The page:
"We're working with Jesse and Heidi, or as I like to call them, the zombie twins, and they're slowing us down." Winston scraped his fork across his plate, scooping up the last bit of egg yolk.
"Zombie twins?" Gran Mosely asked.
"Desperately in need of brains," Mercedes explained.
"But you will be home in time to visit your mother this afternoon. Right?"
Mom. Crap. Third Saturday of the month. Nursing home day. The absolute low point of my social life.
It's not that I don't love my mom — I do. I really, really do. We were peanut butter and jelly. Ice cream and caramel sauce. More like best friends than mother and daughter.
We were gypsies roaming the wide plains of America in a station wagon, going wherever Mom had a singing gig. Or at least that was what we had done. Before the car accident that left her in a coma and me in the foster care system, living with Gran Mosely.
"I'll try, Gran. But I promised the other girls from the swim team I'd meet them to go dress shopping for the winter formal, so I might not be able to fit Mom in today."
"So we can go tomorrow."
"Swim practice," I said.
"Then next week we'll try to work something out," she said.
"Swim meet against Peters Township."
Gran Mosely sighed. "Well, perhaps the weekend after that?"
"Winter formal," I said quickly. "And swimming practices."
"Right. Well, about the winter formal. You and Winston are going together, aren't you?"
I looked over at the boy sitting silently at Gran's table, his dark skin flushed and his head bowed. "It's a group thing, Gran," he said quietly. "Not just me and Allie. It's not like a date or anything."
Yeah, because that would have been horrible. Really.
"Well," she sighed. "At least you'll be there to keep an eye on the girls in case any boy gets too fresh."
"Okay." I tried not to roll my eyes at the idea of any guy actually bothering to "get fresh," as Gran Mosely called it. I had a better chance of growing gills than being flirted with by some random guy. "Time to go now. Off to do homework. Yay homework."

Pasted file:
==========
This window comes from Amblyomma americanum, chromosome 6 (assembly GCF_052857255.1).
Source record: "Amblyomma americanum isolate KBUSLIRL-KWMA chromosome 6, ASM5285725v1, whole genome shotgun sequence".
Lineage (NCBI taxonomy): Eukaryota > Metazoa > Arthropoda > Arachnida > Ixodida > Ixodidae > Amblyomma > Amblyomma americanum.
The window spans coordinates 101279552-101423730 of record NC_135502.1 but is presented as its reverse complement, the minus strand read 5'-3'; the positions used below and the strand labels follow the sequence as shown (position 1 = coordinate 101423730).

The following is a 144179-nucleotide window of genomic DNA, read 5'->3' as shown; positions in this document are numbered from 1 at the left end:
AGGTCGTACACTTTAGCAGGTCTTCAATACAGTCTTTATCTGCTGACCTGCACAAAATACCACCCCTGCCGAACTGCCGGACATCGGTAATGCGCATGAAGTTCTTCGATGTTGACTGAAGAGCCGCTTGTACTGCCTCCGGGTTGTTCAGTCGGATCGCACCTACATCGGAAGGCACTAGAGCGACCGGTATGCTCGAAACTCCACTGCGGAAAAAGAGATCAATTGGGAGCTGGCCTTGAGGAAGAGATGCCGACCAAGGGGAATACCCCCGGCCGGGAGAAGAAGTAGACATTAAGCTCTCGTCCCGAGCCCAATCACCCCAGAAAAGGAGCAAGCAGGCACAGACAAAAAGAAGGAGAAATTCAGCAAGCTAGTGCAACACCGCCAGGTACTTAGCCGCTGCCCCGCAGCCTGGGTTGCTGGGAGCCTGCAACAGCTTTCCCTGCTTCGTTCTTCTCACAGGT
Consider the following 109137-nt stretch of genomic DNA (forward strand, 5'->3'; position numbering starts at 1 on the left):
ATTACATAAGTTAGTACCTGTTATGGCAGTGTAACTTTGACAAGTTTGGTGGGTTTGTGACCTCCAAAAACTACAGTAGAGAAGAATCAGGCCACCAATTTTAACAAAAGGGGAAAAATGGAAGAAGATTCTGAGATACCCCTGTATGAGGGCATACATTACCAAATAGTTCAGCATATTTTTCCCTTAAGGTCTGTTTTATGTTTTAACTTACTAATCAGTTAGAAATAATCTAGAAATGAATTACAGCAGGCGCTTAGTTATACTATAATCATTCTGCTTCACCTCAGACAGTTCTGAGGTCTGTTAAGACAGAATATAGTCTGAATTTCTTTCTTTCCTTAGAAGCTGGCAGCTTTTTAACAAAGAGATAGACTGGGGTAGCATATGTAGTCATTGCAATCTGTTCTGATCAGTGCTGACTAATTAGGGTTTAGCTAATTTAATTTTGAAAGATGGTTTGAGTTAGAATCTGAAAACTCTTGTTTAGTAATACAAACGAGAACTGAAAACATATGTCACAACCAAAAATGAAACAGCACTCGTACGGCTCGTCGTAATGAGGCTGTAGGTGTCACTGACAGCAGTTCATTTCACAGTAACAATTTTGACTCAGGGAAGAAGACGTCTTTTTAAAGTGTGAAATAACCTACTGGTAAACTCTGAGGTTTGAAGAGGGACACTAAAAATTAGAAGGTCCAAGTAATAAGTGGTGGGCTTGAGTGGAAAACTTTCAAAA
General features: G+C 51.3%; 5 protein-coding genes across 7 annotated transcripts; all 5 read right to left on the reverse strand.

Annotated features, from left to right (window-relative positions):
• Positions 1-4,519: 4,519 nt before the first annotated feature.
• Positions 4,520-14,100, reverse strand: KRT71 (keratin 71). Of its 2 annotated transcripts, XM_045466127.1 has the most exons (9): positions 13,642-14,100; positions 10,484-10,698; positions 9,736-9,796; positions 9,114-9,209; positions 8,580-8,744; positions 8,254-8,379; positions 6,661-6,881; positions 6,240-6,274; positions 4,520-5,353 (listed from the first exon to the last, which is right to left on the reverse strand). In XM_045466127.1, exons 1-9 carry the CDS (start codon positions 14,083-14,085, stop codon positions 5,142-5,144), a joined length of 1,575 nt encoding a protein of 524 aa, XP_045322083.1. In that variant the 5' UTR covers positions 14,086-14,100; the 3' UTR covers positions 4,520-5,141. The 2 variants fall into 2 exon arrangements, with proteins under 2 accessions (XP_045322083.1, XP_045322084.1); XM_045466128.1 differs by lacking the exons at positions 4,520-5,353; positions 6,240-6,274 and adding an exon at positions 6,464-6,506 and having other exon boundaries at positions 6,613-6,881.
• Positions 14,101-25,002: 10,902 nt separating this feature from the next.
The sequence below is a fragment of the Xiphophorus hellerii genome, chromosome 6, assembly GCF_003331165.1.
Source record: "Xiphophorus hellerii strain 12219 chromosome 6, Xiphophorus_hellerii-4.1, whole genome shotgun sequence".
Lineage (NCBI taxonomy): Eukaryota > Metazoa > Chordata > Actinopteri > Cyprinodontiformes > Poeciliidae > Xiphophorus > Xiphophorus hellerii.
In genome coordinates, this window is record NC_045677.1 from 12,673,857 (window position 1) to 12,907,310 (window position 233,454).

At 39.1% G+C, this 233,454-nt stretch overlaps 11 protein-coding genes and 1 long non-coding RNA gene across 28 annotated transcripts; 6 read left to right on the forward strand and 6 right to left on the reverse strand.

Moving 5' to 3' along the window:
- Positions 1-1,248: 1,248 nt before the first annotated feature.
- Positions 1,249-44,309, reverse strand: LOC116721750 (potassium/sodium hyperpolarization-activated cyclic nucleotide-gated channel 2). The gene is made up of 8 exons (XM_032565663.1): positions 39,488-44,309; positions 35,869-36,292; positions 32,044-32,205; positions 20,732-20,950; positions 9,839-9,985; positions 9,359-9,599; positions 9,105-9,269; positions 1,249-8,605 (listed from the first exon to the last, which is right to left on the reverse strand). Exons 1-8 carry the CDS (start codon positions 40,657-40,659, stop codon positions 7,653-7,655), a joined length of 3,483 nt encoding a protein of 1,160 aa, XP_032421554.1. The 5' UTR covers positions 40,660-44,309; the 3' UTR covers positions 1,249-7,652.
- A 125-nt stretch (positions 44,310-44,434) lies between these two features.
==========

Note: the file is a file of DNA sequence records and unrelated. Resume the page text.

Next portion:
Winston stood, his eyes still not meeting mine, and picked up his and Mercedes's plates as I took another bite of toast and tried to ignore Gran Mosely's searching gaze. She'd been trying to play matchmaker between Winston and me since I'd come to live with her, and I knew I wasn't the only one who felt weird about it.
The last thing I needed was to make a fool out of myself over a guy who was almost like a brother to me. It would be an absolute disaster. I wouldn't just not get the guy — I'd lose one of my best friends as well. No. Winston was definitely out of bounds.
"We'll see you later, Gran," Mercedes said, pulling me out of my thoughts.
"Right." Gran smiled first at me and then at my friends. "Have a good time today."
"Oh, it'll be a blast," Winston said, not even bothering to hide his sarcasm.
I quickly slid on a pair of black flip-flops and tried not to think about the fact that my feet looked like the human equivalent of hooves. Not that there was anything I could do about it. Swim practice six days a week made a pedicure pretty much pointless.
"We who are about to die." Winston picked up his own beaten-up black bag and slung it over his shoulder before ushering me out the door. "You know how it goes."